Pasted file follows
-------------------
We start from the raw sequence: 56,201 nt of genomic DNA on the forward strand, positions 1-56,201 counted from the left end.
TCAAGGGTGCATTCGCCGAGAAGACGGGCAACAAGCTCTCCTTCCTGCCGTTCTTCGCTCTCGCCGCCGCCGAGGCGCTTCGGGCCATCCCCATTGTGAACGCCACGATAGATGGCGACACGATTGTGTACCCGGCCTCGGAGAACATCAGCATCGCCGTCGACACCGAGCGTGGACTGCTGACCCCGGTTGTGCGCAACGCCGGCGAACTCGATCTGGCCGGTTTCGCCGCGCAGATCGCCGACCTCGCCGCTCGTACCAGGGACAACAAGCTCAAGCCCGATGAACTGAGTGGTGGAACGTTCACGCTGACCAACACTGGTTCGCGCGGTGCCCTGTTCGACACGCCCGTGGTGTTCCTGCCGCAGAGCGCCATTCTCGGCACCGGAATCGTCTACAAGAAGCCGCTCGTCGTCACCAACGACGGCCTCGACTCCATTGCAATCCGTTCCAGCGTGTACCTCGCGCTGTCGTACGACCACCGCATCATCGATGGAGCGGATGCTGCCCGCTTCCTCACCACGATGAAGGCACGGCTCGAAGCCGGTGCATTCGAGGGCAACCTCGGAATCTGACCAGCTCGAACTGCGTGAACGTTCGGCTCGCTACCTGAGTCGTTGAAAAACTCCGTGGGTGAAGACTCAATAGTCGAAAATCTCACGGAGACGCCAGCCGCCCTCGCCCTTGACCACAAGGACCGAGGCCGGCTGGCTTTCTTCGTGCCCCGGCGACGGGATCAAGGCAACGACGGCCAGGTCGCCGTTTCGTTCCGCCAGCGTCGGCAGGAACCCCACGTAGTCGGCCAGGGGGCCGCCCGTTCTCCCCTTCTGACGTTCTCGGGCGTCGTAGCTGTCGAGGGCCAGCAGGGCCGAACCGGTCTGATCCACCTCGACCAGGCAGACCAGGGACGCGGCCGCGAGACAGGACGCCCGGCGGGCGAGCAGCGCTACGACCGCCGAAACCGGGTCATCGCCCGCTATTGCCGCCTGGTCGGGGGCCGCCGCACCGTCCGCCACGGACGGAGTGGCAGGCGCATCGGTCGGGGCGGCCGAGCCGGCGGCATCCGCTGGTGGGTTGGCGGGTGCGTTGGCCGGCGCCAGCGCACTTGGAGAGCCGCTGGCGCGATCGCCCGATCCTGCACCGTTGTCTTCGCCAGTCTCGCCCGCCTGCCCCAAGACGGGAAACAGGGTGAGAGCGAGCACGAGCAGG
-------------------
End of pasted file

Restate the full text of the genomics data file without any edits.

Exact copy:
We start from the raw sequence: 56,201 nt of genomic DNA on the forward strand, positions 1-56,201 counted from the left end.
TCAAGGGTGCATTCGCCGAGAAGACGGGCAACAAGCTCTCCTTCCTGCCGTTCTTCGCTCTCGCCGCCGCCGAGGCGCTTCGGGCCATCCCCATTGTGAACGCCACGATAGATGGCGACACGATTGTGTACCCGGCCTCGGAGAACATCAGCATCGCCGTCGACACCGAGCGTGGACTGCTGACCCCGGTTGTGCGCAACGCCGGCGAACTCGATCTGGCCGGTTTCGCCGCGCAGATCGCCGACCTCGCCGCTCGTACCAGGGACAACAAGCTCAAGCCCGATGAACTGAGTGGTGGAACGTTCACGCTGACCAACACTGGTTCGCGCGGTGCCCTGTTCGACACGCCCGTGGTGTTCCTGCCGCAGAGCGCCATTCTCGGCACCGGAATCGTCTACAAGAAGCCGCTCGTCGTCACCAACGACGGCCTCGACTCCATTGCAATCCGTTCCAGCGTGTACCTCGCGCTGTCGTACGACCACCGCATCATCGATGGAGCGGATGCTGCCCGCTTCCTCACCACGATGAAGGCACGGCTCGAAGCCGGTGCATTCGAGGGCAACCTCGGAATCTGACCAGCTCGAACTGCGTGAACGTTCGGCTCGCTACCTGAGTCGTTGAAAAACTCCGTGGGTGAAGACTCAATAGTCGAAAATCTCACGGAGACGCCAGCCGCCCTCGCCCTTGACCACAAGGACCGAGGCCGGCTGGCTTTCTTCGTGCCCCGGCGACGGGATCAAGGCAACGACGGCCAGGTCGCCGTTTCGTTCCGCCAGCGTCGGCAGGAACCCCACGTAGTCGGCCAGGGGGCCGCCCGTTCTCCCCTTCTGACGTTCTCGGGCGTCGTAGCTGTCGAGGGCCAGCAGGGCCGAACCGGTCTGATCCACCTCGACCAGGCAGACCAGGGACGCGGCCGCGAGACAGGACGCCCGGCGGGCGAGCAGCGCTACGACCGCCGAAACCGGGTCATCGCCCGCTATTGCCGCCTGGTCGGGGGCCGCCGCACCGTCCGCCACGGACGGAGTGGCAGGCGCATCGGTCGGGGCGGCCGAGCCGGCGGCATCCGCTGGTGGGTTGGCGGGTGCGTTGGCCGGCGCCAGCGCACTTGGAGAGCCGCTGGCGCGATCGCCCGATCCTGCACCGTTGTCTTCGCCAGTCTCGCCCGCCTGCCCCAAGACGGGAAACAGGGTGAGAGCGAGCACGAGCAGG